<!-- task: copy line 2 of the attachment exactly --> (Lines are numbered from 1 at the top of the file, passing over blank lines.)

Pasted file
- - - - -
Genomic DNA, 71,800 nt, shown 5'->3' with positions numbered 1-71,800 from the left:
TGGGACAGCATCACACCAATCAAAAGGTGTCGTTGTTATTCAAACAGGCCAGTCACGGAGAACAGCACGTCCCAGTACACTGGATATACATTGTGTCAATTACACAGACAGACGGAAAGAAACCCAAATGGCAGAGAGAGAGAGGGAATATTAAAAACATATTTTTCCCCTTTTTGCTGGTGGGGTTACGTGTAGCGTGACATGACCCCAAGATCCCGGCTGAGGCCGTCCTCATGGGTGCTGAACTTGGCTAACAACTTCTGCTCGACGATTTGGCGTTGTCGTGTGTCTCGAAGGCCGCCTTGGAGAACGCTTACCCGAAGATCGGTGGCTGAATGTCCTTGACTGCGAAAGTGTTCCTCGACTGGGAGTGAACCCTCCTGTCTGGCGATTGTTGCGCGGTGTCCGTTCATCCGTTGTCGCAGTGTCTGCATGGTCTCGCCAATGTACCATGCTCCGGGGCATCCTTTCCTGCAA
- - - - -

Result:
TGGGACAGCATCACACCAATCAAAAGGTGTCGTTGTTATTCAAACAGGCCAGTCACGGAGAACAGCACGTCCCAGTACACTGGATATACATTGTGTCAATTACACAGACAGACGGAAAGAAACCCAAATGGCAGAGAGAGAGAGGGAATATTAAAAACATATTTTTCCCCTTTTTGCTGGTGGGGTTACGTGTAGCGTGACATGACCCCAAGATCCCGGCTGAGGCCGTCCTCATGGGTGCTGAACTTGGCTAACAACTTCTGCTCGACGATTTGGCGTTGTCGTGTGTCTCGAAGGCCGCCTTGGAGAACGCTTACCCGAAGATCGGTGGCTGAATGTCCTTGACTGCGAAAGTGTTCCTCGACTGGGAGTGAACCCTCCTGTCTGGCGATTGTTGCGCGGTGTCCGTTCATCCGTTGTCGCAGTGTCTGCATGGTCTCGCCAATGTACCATGCTCCGGGGCATCCTTTCCTGCAA